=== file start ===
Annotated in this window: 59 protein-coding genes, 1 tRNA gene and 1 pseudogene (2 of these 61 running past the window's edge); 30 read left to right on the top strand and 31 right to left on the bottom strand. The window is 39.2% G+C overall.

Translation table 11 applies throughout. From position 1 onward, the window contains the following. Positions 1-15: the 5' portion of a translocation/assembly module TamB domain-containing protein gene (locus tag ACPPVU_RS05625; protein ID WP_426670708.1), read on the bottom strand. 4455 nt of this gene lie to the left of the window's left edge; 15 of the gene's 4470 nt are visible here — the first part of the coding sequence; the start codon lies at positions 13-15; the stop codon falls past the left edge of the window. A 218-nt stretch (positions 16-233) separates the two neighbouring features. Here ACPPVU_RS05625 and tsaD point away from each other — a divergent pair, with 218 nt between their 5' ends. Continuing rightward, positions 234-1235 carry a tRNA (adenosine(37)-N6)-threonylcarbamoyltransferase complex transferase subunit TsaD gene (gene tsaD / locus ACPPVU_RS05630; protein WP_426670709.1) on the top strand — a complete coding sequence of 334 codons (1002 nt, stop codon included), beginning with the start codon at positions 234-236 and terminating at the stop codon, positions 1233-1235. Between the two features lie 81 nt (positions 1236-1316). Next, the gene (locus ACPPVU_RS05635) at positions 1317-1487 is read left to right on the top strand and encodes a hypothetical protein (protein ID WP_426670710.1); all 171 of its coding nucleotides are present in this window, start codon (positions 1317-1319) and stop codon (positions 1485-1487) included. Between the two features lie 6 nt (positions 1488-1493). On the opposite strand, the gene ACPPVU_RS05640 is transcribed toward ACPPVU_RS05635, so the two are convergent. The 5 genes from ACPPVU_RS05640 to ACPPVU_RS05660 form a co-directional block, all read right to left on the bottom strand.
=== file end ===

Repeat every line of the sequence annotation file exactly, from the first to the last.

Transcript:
Annotated in this window: 59 protein-coding genes, 1 tRNA gene and 1 pseudogene (2 of these 61 running past the window's edge); 30 read left to right on the top strand and 31 right to left on the bottom strand. The window is 39.2% G+C overall.

Translation table 11 applies throughout. From position 1 onward, the window contains the following. Positions 1-15: the 5' portion of a translocation/assembly module TamB domain-containing protein gene (locus tag ACPPVU_RS05625; protein ID WP_426670708.1), read on the bottom strand. 4455 nt of this gene lie to the left of the window's left edge; 15 of the gene's 4470 nt are visible here — the first part of the coding sequence; the start codon lies at positions 13-15; the stop codon falls past the left edge of the window. A 218-nt stretch (positions 16-233) separates the two neighbouring features. Here ACPPVU_RS05625 and tsaD point away from each other — a divergent pair, with 218 nt between their 5' ends. Continuing rightward, positions 234-1235 carry a tRNA (adenosine(37)-N6)-threonylcarbamoyltransferase complex transferase subunit TsaD gene (gene tsaD / locus ACPPVU_RS05630; protein WP_426670709.1) on the top strand — a complete coding sequence of 334 codons (1002 nt, stop codon included), beginning with the start codon at positions 234-236 and terminating at the stop codon, positions 1233-1235. Between the two features lie 81 nt (positions 1236-1316). Next, the gene (locus ACPPVU_RS05635) at positions 1317-1487 is read left to right on the top strand and encodes a hypothetical protein (protein ID WP_426670710.1); all 171 of its coding nucleotides are present in this window, start codon (positions 1317-1319) and stop codon (positions 1485-1487) included. Between the two features lie 6 nt (positions 1488-1493). On the opposite strand, the gene ACPPVU_RS05640 is transcribed toward ACPPVU_RS05635, so the two are convergent. The 5 genes from ACPPVU_RS05640 to ACPPVU_RS05660 form a co-directional block, all read right to left on the bottom strand.